Your Homeowner’s Policy Might Not Cover You From All Storm Damage

By Richard A. McGrath, CIC, LIA

Having a sewer back-up and damage to your home would be bad news, indeed.  But having a sewer back-up and finding out that your insurance doesn’t cover the damage would be far worse news.

With the heavy rains of spring giving way to summer storms and hurricane season, it’s good to know what your homeowners’ insurance policy covers and what it doesn’t cover.  Generally, homeowners’ insurance covers damage from water that comes from the sky, but not from the ground.

Damage caused by wind-driven rain that comes into your house through your roof, windows, doors or holes in the walls is generally covered, as is damage caused by fire or lightning.  Whether the damage is caused by a hurricane, a tornado, a snowstorm, hail or some other source of precipitation, it’s covered.

Damage caused by flooding or a sewer back-up generally is excluded from coverage by homeowners’ insurance.  What can homeowners do to protect their homes from storm-related damages that are not covered by standard homeowner’s insurance?

Flooding.  Flood insurance is available through the National Flood Insurance Program (NFIP).  If your home is in a low-risk area, the cost of coverage can be as low as $365 a year – or $405 if you have a basement – but it can exceed $2,500 a year if your home is in a high-risk area.

Homes in the Sturbridge area are generally not at great risk for flooding, but it is best to ask your insurance agent for a risk assessment or to check your address on the NFIP’s Web site at

Sewer back-ups.  Sewers often back up when heavy rains overburden them; sewage may also cover your basement if your sump pump stops working.  However, you can typically add a rider to your policy with $10,000 or $20,000 in coverage for about $50.  You may also want to consider purchasing a back-up sump pump that is battery operated, so it can work even during a power outage.

Tree damage.  Of course, heavy rains and lightning often result in damage to trees, as well as homes.  Given that the tree damage is caused by a storm, you may wonder if you are covered for removal and replacement of damaged trees, or if a falling tree damages your property.

The cost of pruning, removing or replacing trees damaged by storms usually is not covered by homeowners insurance, as many area residents learned after last October’s freak snowstorm, but damage to an insured structure caused by a falling tree is covered.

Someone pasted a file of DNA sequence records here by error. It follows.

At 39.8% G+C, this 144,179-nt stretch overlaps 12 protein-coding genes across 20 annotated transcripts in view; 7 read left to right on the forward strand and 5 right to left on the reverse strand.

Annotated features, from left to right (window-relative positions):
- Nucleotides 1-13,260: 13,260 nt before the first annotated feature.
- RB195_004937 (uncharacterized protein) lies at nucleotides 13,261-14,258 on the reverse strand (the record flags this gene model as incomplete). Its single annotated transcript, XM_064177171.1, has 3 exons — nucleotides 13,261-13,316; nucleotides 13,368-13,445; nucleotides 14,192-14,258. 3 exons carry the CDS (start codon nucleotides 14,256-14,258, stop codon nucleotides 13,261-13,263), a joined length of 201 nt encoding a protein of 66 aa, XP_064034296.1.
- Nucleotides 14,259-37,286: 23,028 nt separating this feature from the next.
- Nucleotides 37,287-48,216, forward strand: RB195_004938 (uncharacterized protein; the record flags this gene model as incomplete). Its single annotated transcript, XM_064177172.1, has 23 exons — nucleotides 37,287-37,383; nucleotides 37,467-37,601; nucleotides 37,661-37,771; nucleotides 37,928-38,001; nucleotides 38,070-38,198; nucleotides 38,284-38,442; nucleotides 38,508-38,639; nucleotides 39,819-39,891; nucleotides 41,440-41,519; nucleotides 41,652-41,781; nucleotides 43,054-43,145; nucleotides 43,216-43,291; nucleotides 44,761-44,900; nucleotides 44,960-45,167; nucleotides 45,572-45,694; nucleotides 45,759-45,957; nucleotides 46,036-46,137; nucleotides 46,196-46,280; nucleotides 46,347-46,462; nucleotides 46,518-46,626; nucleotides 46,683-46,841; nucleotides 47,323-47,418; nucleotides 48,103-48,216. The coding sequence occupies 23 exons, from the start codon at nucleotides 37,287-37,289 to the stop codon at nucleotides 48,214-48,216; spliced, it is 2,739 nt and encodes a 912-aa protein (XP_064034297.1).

If a tree falls on a detached garage, for example, you should be covered for damage caused to the structure and its contents, as long as the garage is insured.  If a fallen tree is blocking a driveway or a ramp designed to assist the handicapped, some insurers will cover the cost of removing it.

In addition, standard insurance typically covers damage to trees and shrubs caused by fire, lightning, explosion, theft, aircraft, vehicles not owned by the resident, vandalism and malicious mischief, according to the Insurance Information Institute.  However, coverage is typically limited to up to 5% of the total coverage provided by the policy or about $500 per tree.

If a tree from a neighbor’s property falls on your home, your homeowner’s policy should cover any damages.  In some cases, if the tree is in poor health or was not properly maintained, your insurance company may try to collect from the neighbor’s insurance company, using a process called “subrogation.”  If your insurer wins the case, you may be reimbursed for the deductible.

Protect Your Home

While additional coverage to protect your home against flooding and sewer back-up makes the most sense, there are other alternatives you can take to reduce your insurance cost and increase the safety of your home.

When you take action to protect your home from storm damage, you can also reduce your insurance premiums.  You may be eligible for discounts, for example, if you purchase storm-proof shutters, a lightning rod with surge protection or an automatic back-up generator that can operate your sump pump.

To be certain you are taking the right steps to protect your home, review your homeowner’s policy with your insurance agent.  Having photos of your property as it appeared before it was damaged and keeping an inventory of your property can also be helpful.

Richard A. McGrath, CIC, LIA is President and CEO of McGrath Insurance Group, Inc. of Sturbridge, Mass.  He can be reached at

This article is written for informational purposes only and should not be construed as providing legal advice.